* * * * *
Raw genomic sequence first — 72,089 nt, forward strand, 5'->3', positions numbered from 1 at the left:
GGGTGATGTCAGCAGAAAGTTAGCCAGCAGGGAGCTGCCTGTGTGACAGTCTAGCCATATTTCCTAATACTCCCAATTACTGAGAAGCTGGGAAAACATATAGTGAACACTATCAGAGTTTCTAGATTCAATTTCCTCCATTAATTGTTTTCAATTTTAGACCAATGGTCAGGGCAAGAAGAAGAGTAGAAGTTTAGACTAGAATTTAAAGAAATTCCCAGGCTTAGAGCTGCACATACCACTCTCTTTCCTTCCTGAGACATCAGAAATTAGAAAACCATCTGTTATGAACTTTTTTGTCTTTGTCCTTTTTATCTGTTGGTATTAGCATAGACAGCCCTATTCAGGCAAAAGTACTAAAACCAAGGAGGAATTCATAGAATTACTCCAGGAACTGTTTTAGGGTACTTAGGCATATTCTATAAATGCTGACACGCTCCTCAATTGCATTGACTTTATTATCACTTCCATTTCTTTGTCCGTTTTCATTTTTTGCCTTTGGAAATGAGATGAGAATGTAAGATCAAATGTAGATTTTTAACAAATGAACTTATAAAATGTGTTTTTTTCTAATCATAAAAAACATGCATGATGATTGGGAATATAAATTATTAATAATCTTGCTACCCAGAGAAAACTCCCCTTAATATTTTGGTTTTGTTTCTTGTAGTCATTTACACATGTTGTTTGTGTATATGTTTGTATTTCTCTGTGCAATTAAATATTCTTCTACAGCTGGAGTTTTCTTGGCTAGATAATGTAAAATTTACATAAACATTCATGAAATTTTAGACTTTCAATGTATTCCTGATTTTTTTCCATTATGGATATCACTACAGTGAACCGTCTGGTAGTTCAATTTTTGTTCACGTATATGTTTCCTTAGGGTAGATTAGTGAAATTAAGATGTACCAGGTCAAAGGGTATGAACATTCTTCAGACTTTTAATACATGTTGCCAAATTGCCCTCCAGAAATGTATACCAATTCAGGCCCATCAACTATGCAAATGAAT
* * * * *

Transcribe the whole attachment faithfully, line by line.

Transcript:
Raw genomic sequence first — 72,089 nt, forward strand, 5'->3', positions numbered from 1 at the left:
GGGTGATGTCAGCAGAAAGTTAGCCAGCAGGGAGCTGCCTGTGTGACAGTCTAGCCATATTTCCTAATACTCCCAATTACTGAGAAGCTGGGAAAACATATAGTGAACACTATCAGAGTTTCTAGATTCAATTTCCTCCATTAATTGTTTTCAATTTTAGACCAATGGTCAGGGCAAGAAGAAGAGTAGAAGTTTAGACTAGAATTTAAAGAAATTCCCAGGCTTAGAGCTGCACATACCACTCTCTTTCCTTCCTGAGACATCAGAAATTAGAAAACCATCTGTTATGAACTTTTTTGTCTTTGTCCTTTTTATCTGTTGGTATTAGCATAGACAGCCCTATTCAGGCAAAAGTACTAAAACCAAGGAGGAATTCATAGAATTACTCCAGGAACTGTTTTAGGGTACTTAGGCATATTCTATAAATGCTGACACGCTCCTCAATTGCATTGACTTTATTATCACTTCCATTTCTTTGTCCGTTTTCATTTTTTGCCTTTGGAAATGAGATGAGAATGTAAGATCAAATGTAGATTTTTAACAAATGAACTTATAAAATGTGTTTTTTTCTAATCATAAAAAACATGCATGATGATTGGGAATATAAATTATTAATAATCTTGCTACCCAGAGAAAACTCCCCTTAATATTTTGGTTTTGTTTCTTGTAGTCATTTACACATGTTGTTTGTGTATATGTTTGTATTTCTCTGTGCAATTAAATATTCTTCTACAGCTGGAGTTTTCTTGGCTAGATAATGTAAAATTTACATAAACATTCATGAAATTTTAGACTTTCAATGTATTCCTGATTTTTTTCCATTATGGATATCACTACAGTGAACCGTCTGGTAGTTCAATTTTTGTTCACGTATATGTTTCCTTAGGGTAGATTAGTGAAATTAAGATGTACCAGGTCAAAGGGTATGAACATTCTTCAGACTTTTAATACATGTTGCCAAATTGCCCTCCAGAAATGTATACCAATTCAGGCCCATCAACTATGCAAATGAAT